Medical Museum – Electric Belt, Pulvermacher

Medical Museum – Electric Belt, Pulvermacher

Sean Ruck, Contributing Editor | April 13, 2015
Electric belt, Pulvermacher
From the June 2015 issue of HealthCare Business News magazine

Each month, we visit Dr. Blaufox’s Museum of Historical Medical Artifacts to take a look back at the medical equipment that cleared the way for what patients encounter in doctors’ offices and operating rooms of today. Some equipment may be recognizable, while other featured inventions have since become obsolete or have had their usefulness discredited.

The picture and description appear courtesy of Dr. M. Donald Blaufox, M.D., Ph.D, from his website:

Category: Electricity

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Estimated Date: 1895
Name: Electric Belt, Pulvermachers
Manufacturer: Pulvermachers Medical Hydro Electric Chains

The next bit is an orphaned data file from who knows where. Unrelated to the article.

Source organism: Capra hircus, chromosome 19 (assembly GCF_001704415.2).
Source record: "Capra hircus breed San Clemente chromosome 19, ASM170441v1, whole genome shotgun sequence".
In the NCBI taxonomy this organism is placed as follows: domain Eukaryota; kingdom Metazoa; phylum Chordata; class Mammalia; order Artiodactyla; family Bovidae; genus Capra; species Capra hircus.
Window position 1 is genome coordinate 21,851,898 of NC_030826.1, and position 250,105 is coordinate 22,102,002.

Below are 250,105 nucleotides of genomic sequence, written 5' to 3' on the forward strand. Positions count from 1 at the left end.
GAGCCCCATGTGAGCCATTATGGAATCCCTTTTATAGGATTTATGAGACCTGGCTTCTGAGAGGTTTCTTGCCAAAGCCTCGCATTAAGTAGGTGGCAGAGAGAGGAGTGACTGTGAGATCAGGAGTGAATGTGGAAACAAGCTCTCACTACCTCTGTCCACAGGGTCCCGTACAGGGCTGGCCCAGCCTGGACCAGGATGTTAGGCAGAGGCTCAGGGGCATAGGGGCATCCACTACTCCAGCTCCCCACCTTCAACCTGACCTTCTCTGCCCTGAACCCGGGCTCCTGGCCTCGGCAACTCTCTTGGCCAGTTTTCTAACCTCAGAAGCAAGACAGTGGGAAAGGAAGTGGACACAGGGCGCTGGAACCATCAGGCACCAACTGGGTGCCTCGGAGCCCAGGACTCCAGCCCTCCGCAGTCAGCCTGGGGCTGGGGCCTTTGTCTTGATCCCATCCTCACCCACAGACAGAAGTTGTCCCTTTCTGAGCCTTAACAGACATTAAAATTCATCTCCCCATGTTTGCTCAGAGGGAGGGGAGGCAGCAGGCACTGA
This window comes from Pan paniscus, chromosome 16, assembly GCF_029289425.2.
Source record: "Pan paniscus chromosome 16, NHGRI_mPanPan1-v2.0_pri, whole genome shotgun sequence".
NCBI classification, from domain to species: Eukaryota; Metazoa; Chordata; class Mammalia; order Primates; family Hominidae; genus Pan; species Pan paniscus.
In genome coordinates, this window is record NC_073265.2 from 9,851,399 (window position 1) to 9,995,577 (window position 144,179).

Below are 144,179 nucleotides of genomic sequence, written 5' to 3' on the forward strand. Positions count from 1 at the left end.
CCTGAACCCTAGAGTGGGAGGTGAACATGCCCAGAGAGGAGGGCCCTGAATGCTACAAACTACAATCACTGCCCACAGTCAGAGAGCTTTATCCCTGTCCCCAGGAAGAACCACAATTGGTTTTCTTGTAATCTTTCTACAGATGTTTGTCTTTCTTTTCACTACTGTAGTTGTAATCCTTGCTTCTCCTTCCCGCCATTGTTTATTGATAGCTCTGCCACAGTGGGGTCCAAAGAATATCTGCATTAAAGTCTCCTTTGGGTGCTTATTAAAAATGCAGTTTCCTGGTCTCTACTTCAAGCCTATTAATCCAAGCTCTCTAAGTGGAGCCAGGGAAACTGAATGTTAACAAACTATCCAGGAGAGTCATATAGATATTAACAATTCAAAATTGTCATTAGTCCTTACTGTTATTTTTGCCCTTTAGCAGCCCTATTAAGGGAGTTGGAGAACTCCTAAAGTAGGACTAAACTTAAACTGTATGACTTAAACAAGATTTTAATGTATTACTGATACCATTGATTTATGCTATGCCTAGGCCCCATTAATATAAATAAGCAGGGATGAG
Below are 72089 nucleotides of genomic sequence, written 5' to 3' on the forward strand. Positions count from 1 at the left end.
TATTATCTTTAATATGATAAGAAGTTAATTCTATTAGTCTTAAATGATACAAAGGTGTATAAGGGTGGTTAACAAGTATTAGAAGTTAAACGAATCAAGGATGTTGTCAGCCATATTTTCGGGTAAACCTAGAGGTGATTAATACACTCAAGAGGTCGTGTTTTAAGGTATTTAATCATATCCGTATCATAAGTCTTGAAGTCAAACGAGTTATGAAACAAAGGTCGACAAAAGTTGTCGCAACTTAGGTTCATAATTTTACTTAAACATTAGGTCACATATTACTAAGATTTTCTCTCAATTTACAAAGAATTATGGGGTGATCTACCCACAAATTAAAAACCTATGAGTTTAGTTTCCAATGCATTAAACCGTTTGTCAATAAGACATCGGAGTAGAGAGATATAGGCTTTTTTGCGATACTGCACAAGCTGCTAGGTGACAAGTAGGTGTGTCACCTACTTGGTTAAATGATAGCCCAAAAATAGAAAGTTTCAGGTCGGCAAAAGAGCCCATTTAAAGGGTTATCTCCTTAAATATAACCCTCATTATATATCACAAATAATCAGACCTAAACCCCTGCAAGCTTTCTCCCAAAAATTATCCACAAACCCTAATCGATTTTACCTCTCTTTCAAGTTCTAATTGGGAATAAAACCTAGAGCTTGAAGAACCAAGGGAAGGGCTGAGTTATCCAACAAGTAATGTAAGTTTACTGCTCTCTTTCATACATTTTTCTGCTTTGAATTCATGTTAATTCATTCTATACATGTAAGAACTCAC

Description: Black case 9“x 5“x 2” contains gold-colored chain which is 18” long (two) each chain contains 51 tubular cells which are copper batteries. Separate compartment contains two wooden handled brass tubes 5” inside of which sponges can be inserted. The sponges and two electric wire connectors are also present for direct application to an affected part. Label in top reads Miss M.A. Boaden. This was acquired with the letter from the company conveying the instrument. The front and back of the transmittal letter are shown in the views that can be selected from the side. The belief in the curative powers of electricity dates back to the 18th century when machines to generate electric currents first became available. The devices deliver a very low voltage current to treat the ailments of the time.

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